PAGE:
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Isaiah 37:36

    Isaiah 37:36 Translations

    King James Version (KJV)

    Then the angel of the LORD went forth, and smote in the camp of the Assyrians a hundred and fourscore and five thousand: and when they arose early in the morning, behold, they were all dead corpses.

    American King James Version (AKJV)

    Then the angel of the LORD went forth, and smote in the camp of the Assyrians a hundred and fourscore and five thousand: and when they arose early in the morning, behold, they were all dead corpses.

    American Standard Version (ASV)

    And the angel of Jehovah went forth, and smote in the camp of the Assyrians a hundred and fourscore and five thousand; and when men arose early in the morning, behold, these were all dead bodies.

    Basic English Translation (BBE)

    And the angel of the Lord went out and put to death in the army of the Assyrians a hundred and eighty-five thousand men: and when the people got up early in the morning, there was nothing to be seen but dead bodies.

    Webster's Revision

    And the angel of Jehovah went forth, and smote in the camp of the Assyrians a hundred and fourscore and five thousand; and when men arose early in the morning, behold, these were all dead bodies.

    World English Bible

    The angel of Yahweh went out and struck one hundred and eighty-five thousand men in the camp of the Assyrians. When men arose early in the morning, behold, these were all dead bodies.

    English Revised Version (ERV)

    And the angel of the LORD went forth, and smote in the camp of the Assyrians a hundred and fourscore and five thousand: and when men arose early in the morning, behold, they were all dead corpses.

    Definitions for Isaiah 37:36

    Angel - Messenger.
    Fourscore - Eighty.

    Clarke's Commentary on Isaiah 37:36

    Then the angel - Before "the angel, "the other copy, 2 Kings 19:35, adds "it came to pass the same night, that " - The Prophet Hosea, Hosea 1:7, has given a plain prediction of the miraculous deliverance of the kingdom of Judah: -

    "And to the house of Judah I will be tenderly merciful:

    And I will save them by Jehovah their God.

    And I will not save them by the bow;

    Nor by sword, nor by battle;

    By horses, nor by horsemen."

    - L.

    Barnes' Notes on Isaiah 37:36

    Then the angel of the Lord went forth - This verse contains the record of one of the most remarkable events which have occurred in history. Many attempts have been made to explain the occurrence which is here recorded, and to trace the agencies or means which God employed. It may be observed that the use of the word 'angel' here does not determine the manner in which it was done. So far as the word is concerned, it might have been accomplished either by the power of an invisible messenger of God - a spiritual being commissioned for this purpose; or it might have been by some second causes under the direction of an angel - as the pestilence, or a storm and tempest; or it might have been by some agents sent by God whatever they were - the storm, the pestilence, or the simoom, to which the name angel might have been applied. The word 'angel' (מלאך mal'âk) from לאך lâ'ak to send) means properly one sent, a messenger, from a private person Job 1:14; from a king 1 Samuel 16:19; 1 Samuel 19:11, 1 Samuel 19:14, 1 Samuel 19:20. Then it means a messenger of God, and is applied:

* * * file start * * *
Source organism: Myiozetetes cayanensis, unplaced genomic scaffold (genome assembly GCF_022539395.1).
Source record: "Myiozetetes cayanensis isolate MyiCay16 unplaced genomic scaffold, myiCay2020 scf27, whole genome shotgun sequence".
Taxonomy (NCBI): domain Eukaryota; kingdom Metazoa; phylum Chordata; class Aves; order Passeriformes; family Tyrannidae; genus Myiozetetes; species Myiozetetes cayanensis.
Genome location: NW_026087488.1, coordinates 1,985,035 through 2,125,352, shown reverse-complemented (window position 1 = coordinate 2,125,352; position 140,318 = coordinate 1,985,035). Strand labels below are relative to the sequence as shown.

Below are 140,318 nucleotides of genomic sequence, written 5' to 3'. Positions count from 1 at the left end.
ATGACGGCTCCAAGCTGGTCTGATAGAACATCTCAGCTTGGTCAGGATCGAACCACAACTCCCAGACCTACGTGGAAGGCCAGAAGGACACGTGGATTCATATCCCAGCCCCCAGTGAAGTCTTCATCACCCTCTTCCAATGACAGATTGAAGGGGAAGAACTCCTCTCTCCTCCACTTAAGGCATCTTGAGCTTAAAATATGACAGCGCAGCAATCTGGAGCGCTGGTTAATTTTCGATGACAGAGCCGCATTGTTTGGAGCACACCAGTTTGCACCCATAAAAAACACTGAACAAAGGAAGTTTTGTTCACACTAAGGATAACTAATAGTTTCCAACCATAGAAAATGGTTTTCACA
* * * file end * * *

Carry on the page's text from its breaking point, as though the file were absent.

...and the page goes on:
(1) to an angel (Exodus 23:20; 2 Samuel 14:16; et al.);

    (2) to a prophet Haggai 1:13; Malachi 3:1;

    (3) to a priest Ecclesiastes 5:5; Malachi 2:7.

    The word may be applied to any messenger sent from God, whoever or whatever that may be. Thus, in Psalm 104:4, the winds are said to be his angels, or messengers:

    Who maketh the winds (רוחות rûachôth) his angels (מלאכיו male'âkâyv);

    The flaming fire his ministers.

    The general sense of the word is that of ambassador, messenger, one sent to bear a message, to execute a commission, or to perform any work or service. It is known that the Jews were in the habit of tracing all events to the agency of invisible beings sent forth by God to accomplish his purposes in this world. There is nothing in this opinion that is contrary to reason; for there is no more improbability in the existence of a good angel than there is in the existence of a good man, or in the existence of an evil spirit than there is in the existence of a bad man. And there is no more improbability in the supposition that God employs invisible and heavenly messengers to accomplish his purposes, than there is that he employs man. Whatever, therefore, were the means used in the destruction of the Assyrian army, there is no improbability in the opinion that they were under the direction of a celestial agent sent forth to accomplish the purpose. The chief suppositions which have been made of the means of that destruction are the following:

    1. It has been supposed that it was by the direct agency of an angel, without any second causes. But this supposition has not been generally adopted. It is contrary to the usual modes in which God directs the affairs of the world. His purposes are usually accomplished by some second causes, and in accordance with the usual course of events. Calvin supposes that it was accomplished by the direct agency of one or more angels sent forth for the purpose.